LONDON: Gambling ads on daytime TV and social media could be banned in the UK amid government concerns about their influence on children and the growing number of young adults who have developed gambling problems.

Under current rules, bingo and sports gambling ads are permitted before the 9pm watershed, but Gambling Commission figures have shown the proportion of 18- to 24-year-olds with a serious gambling problem has trebled to 1.5% in three years.

Furthermore, more than a quarter of complaints to the Advertising Standards Authority last month related to betting ads and it is known that some betting companies have secured football sponsorship deals that enables them to circumvent rules banning the use of young sports stars from promoting betting.

According to government sources speaking to The Times, an official review into fixed-odds betting terminals (FOBTs) will be expanded to include gambling ads.

And the use of social media to promote betting also will be covered. "The gambling industry's luck has run out," a senior minister told the paper.

The Times said the Department for Culture, Media and Sport (DCMS) is concerned by some promotions, such as ads featuring celebrities who encourage viewers to bet on their smartphones during football matches. "As it stands, betting sites can basically be advertising to children all weekend," a source said.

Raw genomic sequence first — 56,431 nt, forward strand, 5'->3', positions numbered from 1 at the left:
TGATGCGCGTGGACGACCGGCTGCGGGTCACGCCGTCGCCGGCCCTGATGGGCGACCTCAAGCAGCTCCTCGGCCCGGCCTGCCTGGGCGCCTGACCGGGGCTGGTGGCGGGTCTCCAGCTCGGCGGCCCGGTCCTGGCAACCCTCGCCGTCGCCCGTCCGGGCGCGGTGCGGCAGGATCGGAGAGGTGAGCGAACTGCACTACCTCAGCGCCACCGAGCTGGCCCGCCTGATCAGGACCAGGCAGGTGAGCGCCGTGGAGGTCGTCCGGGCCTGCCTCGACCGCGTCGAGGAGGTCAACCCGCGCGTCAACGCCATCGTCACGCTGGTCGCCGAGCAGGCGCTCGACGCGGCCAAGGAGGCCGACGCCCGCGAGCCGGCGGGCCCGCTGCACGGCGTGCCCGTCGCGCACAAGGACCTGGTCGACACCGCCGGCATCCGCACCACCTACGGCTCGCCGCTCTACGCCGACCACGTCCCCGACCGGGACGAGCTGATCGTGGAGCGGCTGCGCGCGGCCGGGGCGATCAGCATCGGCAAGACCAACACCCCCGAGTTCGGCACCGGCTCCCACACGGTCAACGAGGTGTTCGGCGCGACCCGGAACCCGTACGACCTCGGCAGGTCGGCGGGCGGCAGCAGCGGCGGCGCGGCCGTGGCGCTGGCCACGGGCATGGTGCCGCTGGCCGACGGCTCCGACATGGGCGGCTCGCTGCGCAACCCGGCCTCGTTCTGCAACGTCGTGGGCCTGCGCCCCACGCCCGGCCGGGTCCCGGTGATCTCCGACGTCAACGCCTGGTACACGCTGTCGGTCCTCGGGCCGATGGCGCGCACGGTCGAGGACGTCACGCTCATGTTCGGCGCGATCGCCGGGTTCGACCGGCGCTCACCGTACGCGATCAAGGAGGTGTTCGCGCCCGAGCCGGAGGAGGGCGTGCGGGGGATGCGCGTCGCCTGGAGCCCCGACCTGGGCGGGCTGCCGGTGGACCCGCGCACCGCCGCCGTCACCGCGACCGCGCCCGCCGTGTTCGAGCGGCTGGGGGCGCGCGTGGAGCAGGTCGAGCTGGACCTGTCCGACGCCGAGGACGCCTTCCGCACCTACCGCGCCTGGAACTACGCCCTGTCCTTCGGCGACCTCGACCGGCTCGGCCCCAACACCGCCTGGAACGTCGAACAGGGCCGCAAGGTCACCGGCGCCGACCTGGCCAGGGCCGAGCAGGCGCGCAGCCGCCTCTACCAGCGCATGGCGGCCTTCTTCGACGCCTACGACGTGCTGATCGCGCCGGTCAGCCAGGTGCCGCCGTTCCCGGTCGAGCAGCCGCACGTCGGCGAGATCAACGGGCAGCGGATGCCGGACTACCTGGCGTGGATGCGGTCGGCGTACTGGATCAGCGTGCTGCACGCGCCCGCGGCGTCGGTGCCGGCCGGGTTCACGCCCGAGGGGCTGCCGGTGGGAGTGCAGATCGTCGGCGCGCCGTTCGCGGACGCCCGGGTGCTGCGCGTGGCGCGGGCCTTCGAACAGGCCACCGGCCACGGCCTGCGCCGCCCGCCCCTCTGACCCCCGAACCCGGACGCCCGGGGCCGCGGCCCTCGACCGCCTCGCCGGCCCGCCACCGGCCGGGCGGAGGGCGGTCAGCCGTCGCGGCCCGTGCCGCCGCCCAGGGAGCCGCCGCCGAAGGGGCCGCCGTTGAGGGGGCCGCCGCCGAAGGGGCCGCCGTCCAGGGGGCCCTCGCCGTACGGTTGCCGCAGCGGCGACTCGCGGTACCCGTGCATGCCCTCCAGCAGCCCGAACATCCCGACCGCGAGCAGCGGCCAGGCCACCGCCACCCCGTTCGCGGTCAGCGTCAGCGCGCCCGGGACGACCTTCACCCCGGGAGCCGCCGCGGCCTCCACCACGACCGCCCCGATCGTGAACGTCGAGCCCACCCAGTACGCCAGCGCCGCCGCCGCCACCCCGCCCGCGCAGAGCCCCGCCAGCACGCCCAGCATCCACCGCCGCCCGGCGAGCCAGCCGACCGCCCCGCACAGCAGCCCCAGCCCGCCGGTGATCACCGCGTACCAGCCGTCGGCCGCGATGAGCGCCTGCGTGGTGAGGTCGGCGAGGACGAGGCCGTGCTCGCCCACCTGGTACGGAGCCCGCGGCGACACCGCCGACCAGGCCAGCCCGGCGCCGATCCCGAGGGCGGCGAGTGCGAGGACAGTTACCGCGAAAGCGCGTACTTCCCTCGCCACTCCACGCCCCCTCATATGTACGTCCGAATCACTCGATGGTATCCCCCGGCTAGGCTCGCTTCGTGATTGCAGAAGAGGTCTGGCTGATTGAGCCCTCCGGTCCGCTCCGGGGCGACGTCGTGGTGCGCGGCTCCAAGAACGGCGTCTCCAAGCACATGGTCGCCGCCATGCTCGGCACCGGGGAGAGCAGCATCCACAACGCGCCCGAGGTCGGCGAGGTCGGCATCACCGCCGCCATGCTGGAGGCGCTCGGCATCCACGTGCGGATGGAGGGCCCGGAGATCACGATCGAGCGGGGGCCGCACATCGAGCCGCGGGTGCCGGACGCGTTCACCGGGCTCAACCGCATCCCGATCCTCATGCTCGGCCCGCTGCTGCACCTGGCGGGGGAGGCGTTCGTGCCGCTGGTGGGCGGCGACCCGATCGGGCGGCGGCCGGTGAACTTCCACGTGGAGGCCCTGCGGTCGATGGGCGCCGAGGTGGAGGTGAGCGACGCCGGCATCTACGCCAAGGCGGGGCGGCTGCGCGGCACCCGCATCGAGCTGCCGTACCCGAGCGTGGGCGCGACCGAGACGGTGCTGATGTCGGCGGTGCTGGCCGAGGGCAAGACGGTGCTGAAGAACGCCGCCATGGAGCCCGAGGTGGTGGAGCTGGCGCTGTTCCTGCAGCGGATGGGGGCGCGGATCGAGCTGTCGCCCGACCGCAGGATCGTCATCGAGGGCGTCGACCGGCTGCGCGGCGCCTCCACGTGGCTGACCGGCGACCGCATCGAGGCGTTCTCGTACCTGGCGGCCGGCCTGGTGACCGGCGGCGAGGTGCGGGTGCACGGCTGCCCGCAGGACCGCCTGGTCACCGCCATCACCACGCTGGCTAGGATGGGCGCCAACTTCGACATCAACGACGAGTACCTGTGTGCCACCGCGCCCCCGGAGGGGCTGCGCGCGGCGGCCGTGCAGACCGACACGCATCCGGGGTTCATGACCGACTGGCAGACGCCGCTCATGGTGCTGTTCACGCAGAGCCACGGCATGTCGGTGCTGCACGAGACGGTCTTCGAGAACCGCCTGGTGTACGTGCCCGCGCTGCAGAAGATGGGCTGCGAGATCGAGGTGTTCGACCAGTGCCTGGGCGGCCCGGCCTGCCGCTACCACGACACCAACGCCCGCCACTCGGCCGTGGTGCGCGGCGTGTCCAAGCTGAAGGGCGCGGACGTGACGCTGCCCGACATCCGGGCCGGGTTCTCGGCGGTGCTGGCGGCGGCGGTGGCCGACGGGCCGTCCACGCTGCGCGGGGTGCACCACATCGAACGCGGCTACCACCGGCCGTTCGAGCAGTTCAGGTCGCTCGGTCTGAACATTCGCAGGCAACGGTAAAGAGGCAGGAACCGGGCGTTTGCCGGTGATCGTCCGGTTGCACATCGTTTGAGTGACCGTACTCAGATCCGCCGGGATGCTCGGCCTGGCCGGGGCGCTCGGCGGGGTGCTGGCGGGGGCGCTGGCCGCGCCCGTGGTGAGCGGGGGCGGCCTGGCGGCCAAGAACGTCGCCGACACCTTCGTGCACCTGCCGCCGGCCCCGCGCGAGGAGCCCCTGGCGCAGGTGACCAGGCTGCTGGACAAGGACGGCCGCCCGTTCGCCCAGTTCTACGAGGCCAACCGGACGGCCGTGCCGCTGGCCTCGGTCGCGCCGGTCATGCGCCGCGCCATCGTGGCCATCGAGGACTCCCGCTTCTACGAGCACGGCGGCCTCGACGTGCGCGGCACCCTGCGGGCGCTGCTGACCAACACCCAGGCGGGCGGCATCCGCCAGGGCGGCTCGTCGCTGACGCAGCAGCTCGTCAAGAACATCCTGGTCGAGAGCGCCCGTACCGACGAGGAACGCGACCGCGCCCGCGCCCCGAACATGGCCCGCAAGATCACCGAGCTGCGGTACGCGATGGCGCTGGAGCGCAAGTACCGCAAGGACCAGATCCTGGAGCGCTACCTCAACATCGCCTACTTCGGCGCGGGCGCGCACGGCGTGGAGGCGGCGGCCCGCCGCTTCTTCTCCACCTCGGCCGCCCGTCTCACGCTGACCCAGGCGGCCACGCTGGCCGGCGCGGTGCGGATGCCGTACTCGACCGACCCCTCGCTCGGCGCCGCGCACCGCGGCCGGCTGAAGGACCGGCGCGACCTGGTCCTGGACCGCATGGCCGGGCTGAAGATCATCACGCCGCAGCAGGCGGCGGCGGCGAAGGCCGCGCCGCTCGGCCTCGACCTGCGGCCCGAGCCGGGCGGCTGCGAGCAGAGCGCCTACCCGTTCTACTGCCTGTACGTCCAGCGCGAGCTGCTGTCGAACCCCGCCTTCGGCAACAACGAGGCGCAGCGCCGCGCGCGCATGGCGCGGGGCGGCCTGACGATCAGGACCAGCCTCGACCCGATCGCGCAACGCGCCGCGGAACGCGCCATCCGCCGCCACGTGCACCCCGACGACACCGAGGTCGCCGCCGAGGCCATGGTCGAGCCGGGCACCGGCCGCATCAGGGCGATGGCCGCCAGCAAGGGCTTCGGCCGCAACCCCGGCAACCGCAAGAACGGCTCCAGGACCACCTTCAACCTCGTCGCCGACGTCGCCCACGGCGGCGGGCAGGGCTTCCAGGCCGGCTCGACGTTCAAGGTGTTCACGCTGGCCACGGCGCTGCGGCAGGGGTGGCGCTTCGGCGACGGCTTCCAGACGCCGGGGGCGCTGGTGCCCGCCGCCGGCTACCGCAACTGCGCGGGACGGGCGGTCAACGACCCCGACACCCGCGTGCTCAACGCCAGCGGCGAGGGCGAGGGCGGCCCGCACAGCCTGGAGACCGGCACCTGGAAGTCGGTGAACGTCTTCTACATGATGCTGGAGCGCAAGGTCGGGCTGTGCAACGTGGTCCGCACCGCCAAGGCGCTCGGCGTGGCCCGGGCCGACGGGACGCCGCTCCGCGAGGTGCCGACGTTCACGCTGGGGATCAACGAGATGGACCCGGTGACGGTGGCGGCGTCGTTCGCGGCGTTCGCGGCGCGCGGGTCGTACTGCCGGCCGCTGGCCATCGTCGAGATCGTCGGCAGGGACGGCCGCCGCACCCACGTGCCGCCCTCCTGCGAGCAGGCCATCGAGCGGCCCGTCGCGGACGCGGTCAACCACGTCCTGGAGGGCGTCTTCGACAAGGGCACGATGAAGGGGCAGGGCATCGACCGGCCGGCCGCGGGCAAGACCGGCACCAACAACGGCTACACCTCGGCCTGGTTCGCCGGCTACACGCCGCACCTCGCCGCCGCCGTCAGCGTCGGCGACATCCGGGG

The development, which is likely to face strong opposition from broadcasters and the betting industry, follows a clear warning from a DCMS minister last month that the government was prepared to take action if required.

"The government is committed to ensuring that people, particularly the young and vulnerable, are protected from the risk of gambling-related harm," said Tracey Crouch.

"We are keeping the issue of advertising under review to ensure that sufficient protections are in place, and will not hesitate to take further action if necessary."

According to The Times, Downing Street has signalled that it supports Ms Crouch and will present curbs on gambling as part of the prime minister's drive to stand up to big business and help ordinary people.

Data sourced from The Times; additional content by Warc staff